Do you design a vehicle like this thinking of material components? For example, is the outer shell composed of something like carbon-fiber or a completely new material from the future?
I imagined it would be some sort of advanced future military grade metal material capable of withstanding any blasts and attacks from various alien technologies/weapons they might encounter on their missions.
How fast does the SKYJET travel? Can you give us details on its proposed performance? Does it have an altitude limit, or can it fly in outer space?
I imagined the top speed and altitude limit to be comparable or exceed modern day fighter jets (An F-22 Raptors top speed is 2,410 km/h) while flying on planets with atmosphere. While flying in space I imagine it would go faster without any atmosphere/friction to slow it down.
What role do you think AI might play in cars of the future?
I think AI and autonomous driving will become a big part of cars in the near future, especially in larger city based locations congested with traffic. Those technologies will definitely help streamline commutes and keep things moving more smoothly while cutting down on accidents. A car will most likely start to become more of a moving extension of a person’s office or leisure/entertainment space with all control given up to AI. That being said, I hope manually driven car technology will still exist in some form so that cars can be used for fun.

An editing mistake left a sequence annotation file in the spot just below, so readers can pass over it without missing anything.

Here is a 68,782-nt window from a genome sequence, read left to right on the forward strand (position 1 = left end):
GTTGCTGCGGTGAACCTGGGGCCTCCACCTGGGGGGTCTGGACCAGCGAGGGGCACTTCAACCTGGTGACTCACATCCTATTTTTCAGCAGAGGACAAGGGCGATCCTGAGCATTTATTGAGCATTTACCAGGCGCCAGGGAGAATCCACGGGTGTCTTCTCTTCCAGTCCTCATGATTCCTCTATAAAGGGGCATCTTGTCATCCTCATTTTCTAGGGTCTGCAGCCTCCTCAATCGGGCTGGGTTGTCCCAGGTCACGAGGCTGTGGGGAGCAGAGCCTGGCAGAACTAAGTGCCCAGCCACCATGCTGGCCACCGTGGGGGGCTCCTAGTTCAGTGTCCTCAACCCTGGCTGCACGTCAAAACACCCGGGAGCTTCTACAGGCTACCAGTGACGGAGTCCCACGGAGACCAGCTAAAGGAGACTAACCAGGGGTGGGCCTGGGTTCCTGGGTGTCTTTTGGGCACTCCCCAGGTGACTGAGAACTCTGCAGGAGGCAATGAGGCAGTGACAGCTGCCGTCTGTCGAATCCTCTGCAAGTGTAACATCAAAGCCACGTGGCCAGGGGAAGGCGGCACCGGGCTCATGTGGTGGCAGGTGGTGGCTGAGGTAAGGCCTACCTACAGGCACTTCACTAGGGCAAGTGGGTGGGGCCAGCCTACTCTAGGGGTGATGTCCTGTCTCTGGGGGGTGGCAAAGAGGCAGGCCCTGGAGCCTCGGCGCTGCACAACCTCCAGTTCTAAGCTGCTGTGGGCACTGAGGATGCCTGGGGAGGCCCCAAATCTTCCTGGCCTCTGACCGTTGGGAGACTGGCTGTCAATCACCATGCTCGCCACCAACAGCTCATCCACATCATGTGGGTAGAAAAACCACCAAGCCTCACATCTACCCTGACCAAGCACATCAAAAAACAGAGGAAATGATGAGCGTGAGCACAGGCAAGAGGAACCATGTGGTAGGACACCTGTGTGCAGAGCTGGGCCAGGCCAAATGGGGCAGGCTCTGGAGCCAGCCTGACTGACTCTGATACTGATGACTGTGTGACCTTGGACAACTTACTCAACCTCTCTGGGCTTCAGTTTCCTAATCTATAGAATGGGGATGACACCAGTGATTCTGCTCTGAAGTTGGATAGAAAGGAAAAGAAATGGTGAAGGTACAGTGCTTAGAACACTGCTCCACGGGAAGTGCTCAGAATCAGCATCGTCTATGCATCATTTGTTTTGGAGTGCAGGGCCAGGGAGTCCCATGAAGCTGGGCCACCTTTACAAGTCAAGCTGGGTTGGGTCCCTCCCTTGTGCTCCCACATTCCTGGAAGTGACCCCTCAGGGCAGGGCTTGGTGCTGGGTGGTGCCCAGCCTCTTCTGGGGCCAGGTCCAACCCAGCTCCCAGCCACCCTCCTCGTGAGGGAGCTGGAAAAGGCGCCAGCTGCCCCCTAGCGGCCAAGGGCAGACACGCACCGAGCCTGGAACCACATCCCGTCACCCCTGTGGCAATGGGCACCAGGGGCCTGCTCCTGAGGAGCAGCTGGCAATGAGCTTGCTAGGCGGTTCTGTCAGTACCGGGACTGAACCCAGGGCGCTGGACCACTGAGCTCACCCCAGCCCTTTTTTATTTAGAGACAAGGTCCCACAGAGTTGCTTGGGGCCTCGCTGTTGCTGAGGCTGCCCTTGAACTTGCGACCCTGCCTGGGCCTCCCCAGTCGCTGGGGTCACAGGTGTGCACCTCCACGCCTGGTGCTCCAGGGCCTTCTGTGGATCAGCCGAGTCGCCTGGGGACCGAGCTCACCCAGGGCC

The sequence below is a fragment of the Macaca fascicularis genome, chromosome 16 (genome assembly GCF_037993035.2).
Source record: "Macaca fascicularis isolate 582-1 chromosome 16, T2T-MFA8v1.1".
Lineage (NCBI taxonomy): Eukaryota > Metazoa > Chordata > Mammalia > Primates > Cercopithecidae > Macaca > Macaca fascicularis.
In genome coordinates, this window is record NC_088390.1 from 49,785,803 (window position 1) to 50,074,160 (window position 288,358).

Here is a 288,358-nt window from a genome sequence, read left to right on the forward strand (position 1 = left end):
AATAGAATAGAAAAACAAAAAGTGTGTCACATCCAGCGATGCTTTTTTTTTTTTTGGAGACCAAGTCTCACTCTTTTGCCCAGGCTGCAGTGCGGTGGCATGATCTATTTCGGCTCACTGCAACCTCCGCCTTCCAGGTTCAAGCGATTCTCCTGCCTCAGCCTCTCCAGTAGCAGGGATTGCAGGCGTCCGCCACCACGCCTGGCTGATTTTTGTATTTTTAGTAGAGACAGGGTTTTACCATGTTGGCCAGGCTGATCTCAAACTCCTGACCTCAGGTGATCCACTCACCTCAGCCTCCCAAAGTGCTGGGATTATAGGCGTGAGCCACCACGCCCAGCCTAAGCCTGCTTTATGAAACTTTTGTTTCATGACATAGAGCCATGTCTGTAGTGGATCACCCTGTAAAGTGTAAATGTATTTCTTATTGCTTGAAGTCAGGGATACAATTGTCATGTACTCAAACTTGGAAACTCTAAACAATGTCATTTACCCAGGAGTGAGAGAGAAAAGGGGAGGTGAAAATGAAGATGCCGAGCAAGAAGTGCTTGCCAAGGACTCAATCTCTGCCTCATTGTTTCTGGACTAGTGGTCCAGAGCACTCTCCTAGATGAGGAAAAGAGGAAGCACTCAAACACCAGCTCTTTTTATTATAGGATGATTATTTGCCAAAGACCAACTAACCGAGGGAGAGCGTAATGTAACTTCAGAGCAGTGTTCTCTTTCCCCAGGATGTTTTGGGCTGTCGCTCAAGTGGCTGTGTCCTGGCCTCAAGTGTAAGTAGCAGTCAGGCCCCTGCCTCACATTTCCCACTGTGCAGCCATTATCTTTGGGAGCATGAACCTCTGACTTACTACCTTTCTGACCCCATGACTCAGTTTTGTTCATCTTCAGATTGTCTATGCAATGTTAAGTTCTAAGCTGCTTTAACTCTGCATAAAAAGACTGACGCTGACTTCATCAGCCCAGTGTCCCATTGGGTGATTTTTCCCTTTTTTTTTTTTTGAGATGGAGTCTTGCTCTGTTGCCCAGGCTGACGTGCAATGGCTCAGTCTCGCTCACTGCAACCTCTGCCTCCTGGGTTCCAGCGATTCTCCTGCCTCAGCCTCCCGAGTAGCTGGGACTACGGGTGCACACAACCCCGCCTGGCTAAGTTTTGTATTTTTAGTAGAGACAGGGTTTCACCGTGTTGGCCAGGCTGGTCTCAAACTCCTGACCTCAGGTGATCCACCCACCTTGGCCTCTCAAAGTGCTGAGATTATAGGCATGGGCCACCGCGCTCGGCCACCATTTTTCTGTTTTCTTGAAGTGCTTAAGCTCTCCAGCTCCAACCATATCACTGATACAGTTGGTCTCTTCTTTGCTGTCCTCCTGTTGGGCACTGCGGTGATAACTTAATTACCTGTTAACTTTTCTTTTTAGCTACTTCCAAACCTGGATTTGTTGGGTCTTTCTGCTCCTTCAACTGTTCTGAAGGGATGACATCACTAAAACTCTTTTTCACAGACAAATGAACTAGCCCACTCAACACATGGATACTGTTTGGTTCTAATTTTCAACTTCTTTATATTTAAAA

Lastly, for our fans and followers who might want to get into concept design for films one day, what advice would you offer them that you feel is invaluable?
If you really want to do this job for a living then go for it! When I was starting out a lot of this information was really hard to find and isolated to a few schools in California which not everyone could afford, but I feel like now all information needed to be a competent designer/illustrator in games and films is easily available/affordable in books and the dozens of online schools or artists Gumroads/Patreons offering very high level training for not a lot of money. It’s almost the opposite of what I experienced starting out, the difficulty now is from there being too much information available to you which I think is a good problem to have. So if you know what you want to learn and are self motivated enough to put in the time to learn it, the sky’s the limit.